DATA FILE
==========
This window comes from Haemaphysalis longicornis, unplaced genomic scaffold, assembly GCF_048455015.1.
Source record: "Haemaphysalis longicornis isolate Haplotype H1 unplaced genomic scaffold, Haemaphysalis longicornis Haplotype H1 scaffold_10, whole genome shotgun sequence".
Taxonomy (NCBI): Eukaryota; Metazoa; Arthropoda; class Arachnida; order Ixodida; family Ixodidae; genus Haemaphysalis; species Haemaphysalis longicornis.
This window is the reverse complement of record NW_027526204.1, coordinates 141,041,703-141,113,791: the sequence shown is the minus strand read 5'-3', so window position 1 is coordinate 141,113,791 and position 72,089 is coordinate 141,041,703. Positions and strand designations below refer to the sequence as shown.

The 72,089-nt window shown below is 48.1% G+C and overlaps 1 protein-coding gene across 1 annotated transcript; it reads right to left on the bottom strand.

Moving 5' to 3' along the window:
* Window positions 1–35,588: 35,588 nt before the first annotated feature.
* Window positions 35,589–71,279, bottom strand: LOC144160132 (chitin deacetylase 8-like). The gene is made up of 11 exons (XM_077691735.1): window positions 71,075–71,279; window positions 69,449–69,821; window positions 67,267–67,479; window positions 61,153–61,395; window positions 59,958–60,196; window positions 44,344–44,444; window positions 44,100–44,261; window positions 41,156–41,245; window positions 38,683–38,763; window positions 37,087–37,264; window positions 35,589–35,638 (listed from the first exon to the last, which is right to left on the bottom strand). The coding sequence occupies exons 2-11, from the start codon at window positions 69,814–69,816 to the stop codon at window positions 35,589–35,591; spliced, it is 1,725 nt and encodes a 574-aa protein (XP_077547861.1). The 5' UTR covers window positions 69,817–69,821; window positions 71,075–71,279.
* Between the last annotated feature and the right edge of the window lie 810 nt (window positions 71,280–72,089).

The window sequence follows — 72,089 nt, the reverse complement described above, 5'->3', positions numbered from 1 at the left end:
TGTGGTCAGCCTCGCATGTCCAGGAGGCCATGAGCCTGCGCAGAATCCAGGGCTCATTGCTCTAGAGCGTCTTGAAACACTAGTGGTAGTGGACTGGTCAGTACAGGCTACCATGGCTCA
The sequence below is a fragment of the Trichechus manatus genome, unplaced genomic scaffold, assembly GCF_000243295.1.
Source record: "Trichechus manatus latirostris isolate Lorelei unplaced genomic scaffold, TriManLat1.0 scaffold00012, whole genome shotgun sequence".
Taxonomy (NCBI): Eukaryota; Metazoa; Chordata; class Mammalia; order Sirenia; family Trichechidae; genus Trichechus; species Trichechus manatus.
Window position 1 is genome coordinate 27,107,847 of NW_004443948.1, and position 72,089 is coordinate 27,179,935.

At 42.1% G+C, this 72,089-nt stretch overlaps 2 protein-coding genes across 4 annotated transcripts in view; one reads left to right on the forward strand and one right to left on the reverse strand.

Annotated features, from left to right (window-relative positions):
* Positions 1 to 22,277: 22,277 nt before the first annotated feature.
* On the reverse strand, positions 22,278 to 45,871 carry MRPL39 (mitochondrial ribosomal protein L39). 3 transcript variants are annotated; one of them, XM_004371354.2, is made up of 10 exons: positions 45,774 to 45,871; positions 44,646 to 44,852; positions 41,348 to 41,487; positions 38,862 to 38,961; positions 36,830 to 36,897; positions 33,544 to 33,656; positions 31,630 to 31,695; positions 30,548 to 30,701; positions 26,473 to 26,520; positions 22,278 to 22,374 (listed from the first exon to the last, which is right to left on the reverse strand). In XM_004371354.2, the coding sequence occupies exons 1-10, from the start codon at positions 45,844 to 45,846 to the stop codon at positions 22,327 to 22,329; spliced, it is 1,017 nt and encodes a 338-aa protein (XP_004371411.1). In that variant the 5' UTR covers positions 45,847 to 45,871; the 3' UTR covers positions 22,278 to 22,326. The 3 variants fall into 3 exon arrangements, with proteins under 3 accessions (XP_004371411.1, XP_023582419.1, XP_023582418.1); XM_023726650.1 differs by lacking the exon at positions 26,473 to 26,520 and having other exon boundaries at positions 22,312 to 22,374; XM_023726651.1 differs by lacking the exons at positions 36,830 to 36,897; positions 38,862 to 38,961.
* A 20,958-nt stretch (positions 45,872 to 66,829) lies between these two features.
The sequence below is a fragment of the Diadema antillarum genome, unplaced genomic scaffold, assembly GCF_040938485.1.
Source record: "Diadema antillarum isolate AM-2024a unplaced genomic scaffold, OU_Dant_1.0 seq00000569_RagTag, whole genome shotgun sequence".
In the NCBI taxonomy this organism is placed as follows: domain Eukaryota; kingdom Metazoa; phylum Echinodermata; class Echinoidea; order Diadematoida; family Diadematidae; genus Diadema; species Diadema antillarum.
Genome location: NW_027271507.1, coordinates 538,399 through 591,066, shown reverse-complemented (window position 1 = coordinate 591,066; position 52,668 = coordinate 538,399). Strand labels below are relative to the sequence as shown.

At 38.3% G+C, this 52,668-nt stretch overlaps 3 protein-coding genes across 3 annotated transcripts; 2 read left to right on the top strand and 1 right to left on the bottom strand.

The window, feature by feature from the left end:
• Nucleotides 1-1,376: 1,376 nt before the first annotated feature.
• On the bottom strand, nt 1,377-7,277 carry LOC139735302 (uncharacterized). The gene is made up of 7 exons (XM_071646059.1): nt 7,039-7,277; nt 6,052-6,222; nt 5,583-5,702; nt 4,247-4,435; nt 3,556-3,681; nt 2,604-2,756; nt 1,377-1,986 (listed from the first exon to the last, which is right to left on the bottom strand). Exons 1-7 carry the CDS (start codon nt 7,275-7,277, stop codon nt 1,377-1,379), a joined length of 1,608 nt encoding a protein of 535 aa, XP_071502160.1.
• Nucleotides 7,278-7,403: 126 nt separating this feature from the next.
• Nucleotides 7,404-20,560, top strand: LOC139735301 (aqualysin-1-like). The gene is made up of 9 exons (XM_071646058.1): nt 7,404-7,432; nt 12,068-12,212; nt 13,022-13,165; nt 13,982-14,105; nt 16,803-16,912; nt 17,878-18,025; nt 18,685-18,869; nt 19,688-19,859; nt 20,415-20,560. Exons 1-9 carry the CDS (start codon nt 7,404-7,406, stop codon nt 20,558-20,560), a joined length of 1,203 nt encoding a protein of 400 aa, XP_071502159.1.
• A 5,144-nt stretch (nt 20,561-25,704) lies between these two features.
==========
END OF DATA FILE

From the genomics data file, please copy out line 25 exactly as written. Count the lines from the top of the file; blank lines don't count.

At 38.3% G+C, this 52,668-nt stretch overlaps 3 protein-coding genes across 3 annotated transcripts; 2 read left to right on the top strand and 1 right to left on the bottom strand.